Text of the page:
Several variations on the title have been suggested:
The preferred title is 'Arrangement in Black, No. 3: Sir Henry Irving as Philip II of Spain'.
The 'Arrangements in Black' are numbered, not entirely consistently, as follows:
A full length portrait, in vertical format, of a man in black and white theatrical costume. He stands facing the viewer, with his legs well apart, in black and white striped breeks above white tights. He wears a short black cloak trimmed with white, and his right hand emerges to clasp a gold chain across his breast. He wears a black doublet trimmed with gold. His tall black hat bears a white feather plume. He casts a shadow back and to right across a dark grey floor that merges into a black background.
Henry Irving (1838-1905) (John Henry Brodribb) was director and manager of the Lyceum Theatre in London for many years. Henry Irving was his stage name. After a highly successful career he was knighted in 1895. He appeared as Philip II in Tennyson's unsuccessful historical drama Queen Mary, staged at the Lyceum Theatre, London, from 18 April to 13 May 1876.
According to Ellen Terry (1847-1928), 'the sitter never cared much about the portrait. Henry had a strange affection for the wrong pictures of himself ... Whistler's Philip probably seemed to him not nearly showy enough.' 7
Irving himself apologised for infringing Whistler's copyright when he reproduced an early photograph of the painting in The Drama: Addresses by Sir Henry Irving, London, 1893. 8
In 1879 the art critic Frederick Wedmore (1844-1921) called the portrait 'a murky caricature of Velasquez - an effort in which the sketchiness of the master remained, but the decisiveness of the master was wanting'. 9
Julius Meier-Graefe (1867-1935) made a comparison between the portrait of Irving and Portrait de Faure dans le rôle de Hamlet by Edouard Manet (1832-1883) (Museum Folkwang, Essen), which was exhibited at the Salon in 1877 (cat. no. 1415), although it is not known if either of the painters could have seen the other's painting in 1876 or 1877. 10 In pose and composition Whistler's Arrangement in Black, No. 3: Sir Henry Irving as Philip II of Spain is closer to an earlier portrait by Manet of Philibert Rouvière, L'Acteur tragique (National Gallery of Art, Washington, DC) of 1865, which Whistler could have seen in Paris in 1867.
The Metropolitan Museum of Art website comments:
'Whistler's portrait of the great Victorian actor Henry Irving (1838–1895) recalls Diego Velázquez's court portraits in its format, pose, and restricted palette of black, white, silvery grays, and golden ochers. Whistler had been impressed by Irving's 1876 appearance in the role of the grandfather of Philip IV, Velázquez's patron, in Alfred Lord Tennyson's verse play Queen Mary Tudor. Discussing Whistler's canvas in 1907, the actress Ellen Terry suggested the associations with Velázquez that the actor and the artist might have had in mind in emulating the Spanish master's style. She observed that Irving, "in his dress without much colour (from the common point of view), his long grey legs, and his Velasquez-like attitudes, looked like the kind of thing which Whistler loved to paint. Velasquez had painted a real Philip of the same race; Whistler would paint the actor who created the Philip of the stage." ' 11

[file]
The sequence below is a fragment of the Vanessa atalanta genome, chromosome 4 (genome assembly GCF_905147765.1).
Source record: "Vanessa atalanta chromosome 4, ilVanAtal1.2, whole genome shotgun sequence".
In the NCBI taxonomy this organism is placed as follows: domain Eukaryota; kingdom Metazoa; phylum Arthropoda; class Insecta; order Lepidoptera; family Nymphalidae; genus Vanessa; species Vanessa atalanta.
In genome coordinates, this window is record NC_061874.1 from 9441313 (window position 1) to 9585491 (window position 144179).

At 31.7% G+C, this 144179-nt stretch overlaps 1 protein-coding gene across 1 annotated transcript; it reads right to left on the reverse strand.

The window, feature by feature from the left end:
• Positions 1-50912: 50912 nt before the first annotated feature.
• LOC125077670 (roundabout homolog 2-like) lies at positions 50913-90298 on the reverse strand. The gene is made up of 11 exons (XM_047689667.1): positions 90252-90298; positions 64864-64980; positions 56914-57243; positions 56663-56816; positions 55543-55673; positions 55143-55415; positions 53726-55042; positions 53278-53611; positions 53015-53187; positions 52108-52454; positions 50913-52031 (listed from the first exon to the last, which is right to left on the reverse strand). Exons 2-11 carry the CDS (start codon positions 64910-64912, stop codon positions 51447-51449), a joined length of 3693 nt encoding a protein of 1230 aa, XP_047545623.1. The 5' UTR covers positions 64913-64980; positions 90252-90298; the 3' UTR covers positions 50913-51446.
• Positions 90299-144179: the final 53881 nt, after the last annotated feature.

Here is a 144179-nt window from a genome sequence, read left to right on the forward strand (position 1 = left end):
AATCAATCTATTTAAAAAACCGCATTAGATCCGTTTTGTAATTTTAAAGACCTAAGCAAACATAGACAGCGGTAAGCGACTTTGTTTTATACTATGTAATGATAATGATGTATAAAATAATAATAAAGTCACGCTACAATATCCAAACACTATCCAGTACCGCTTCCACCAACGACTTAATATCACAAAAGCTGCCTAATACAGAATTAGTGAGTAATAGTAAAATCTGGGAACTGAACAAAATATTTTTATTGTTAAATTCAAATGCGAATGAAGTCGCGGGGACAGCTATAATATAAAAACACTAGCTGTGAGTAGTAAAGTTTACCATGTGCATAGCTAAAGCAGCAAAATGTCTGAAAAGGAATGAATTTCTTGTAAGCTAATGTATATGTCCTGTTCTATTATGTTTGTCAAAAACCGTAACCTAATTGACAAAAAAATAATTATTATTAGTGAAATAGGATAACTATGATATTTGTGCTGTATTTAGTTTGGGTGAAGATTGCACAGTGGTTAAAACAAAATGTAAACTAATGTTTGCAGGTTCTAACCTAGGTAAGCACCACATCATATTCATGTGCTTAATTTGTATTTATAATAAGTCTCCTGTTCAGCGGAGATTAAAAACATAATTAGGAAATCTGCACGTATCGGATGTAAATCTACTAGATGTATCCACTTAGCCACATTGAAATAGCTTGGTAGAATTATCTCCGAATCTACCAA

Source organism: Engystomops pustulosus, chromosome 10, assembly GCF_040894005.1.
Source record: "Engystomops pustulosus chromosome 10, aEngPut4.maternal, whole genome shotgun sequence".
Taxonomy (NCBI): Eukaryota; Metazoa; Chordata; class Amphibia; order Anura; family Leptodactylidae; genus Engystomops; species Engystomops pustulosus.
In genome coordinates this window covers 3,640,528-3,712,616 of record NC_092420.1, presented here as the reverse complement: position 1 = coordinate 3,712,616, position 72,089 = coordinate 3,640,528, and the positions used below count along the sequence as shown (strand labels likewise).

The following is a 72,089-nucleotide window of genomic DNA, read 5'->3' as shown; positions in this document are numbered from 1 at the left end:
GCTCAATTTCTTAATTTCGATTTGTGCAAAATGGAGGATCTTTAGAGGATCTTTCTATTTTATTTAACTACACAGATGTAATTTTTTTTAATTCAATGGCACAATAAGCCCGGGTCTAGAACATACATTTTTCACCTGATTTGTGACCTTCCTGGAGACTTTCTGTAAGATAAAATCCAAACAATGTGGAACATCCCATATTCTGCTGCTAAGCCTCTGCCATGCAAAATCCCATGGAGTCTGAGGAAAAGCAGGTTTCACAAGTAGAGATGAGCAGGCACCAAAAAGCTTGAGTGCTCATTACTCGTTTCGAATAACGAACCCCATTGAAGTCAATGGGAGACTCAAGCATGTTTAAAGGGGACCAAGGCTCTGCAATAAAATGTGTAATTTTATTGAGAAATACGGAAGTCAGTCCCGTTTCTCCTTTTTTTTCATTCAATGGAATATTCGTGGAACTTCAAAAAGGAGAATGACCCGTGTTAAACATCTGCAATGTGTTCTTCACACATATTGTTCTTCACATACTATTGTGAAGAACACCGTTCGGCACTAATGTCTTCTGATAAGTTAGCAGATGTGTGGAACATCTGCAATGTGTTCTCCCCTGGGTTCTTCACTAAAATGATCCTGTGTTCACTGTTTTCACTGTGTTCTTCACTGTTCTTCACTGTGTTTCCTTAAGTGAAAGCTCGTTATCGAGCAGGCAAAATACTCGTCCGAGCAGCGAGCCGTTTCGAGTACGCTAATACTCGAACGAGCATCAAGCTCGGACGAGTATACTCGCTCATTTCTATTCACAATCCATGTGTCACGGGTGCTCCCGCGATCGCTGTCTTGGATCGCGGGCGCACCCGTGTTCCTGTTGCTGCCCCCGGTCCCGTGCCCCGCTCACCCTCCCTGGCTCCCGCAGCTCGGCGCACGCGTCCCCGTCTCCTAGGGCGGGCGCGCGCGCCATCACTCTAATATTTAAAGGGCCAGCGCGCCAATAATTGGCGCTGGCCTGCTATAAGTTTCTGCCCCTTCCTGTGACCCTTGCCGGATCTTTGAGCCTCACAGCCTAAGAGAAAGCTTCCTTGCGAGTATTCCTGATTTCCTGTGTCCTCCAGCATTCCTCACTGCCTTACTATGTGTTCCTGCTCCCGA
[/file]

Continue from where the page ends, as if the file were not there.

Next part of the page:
It has also been suggested that the source of Irving's own portrayal of Philip could have been portraits of the king by Titian (Tiziano Vecello) (1485-1576) in the Museo Nacional del Prado and Museo e gallerie nazionali di Capodimonte, and the anonymous portrait, Philip II, King of Spain, in the National Portrait Gallery, London. 12
A portrait head formerly attributed to Whistler, and known as 'Henry Irving as Philip II of Spain', oil on canvas, 48.6 x 36 cm (19 1/8 x 14 3/8"), Metropolitan Museum of Art, Gift of George S. Hellman, 1955 (55.49), was certainly not painted by Whistler, and may have been the work of Leon Dabo (1868-1960).
1: Photograph, G. A. Lucas Collection, Baltimore Museum of Art.
2: Photograph, S. P. Avery collection, New York Public Library.
3: I Summer Exhibition, Grosvenor Gallery, London, 1877 (cat. no. 7 in West Gallery).
4: Dramatic and Musical Art, Grafton Galleries, London, 1897 (cat. no. 137).
5: Memorial Exhibition of the Works of the late James McNeill Whistler, First President of The International Society of Sculptors, Painters and Gravers, New Gallery, Regent Street, London, 1905 (cat. no. 27).
7: Terry, Ellen, 'Recollections of Henry Irving', McLure’s Magazine, vol. 30, December 1907, pp. 131-48, at pp. 135-36. A photograph of the sitter at this time is reproduced in Theatre, 1878, repr. p. 44.
10: Meier-Graefe, Julius, Modern Art, trans. F. Simmonds & G. W. Chrystal, 2 vols., London & New York, 1908, pp. 222-23.
Last updated: 7th June 2021 by Margaret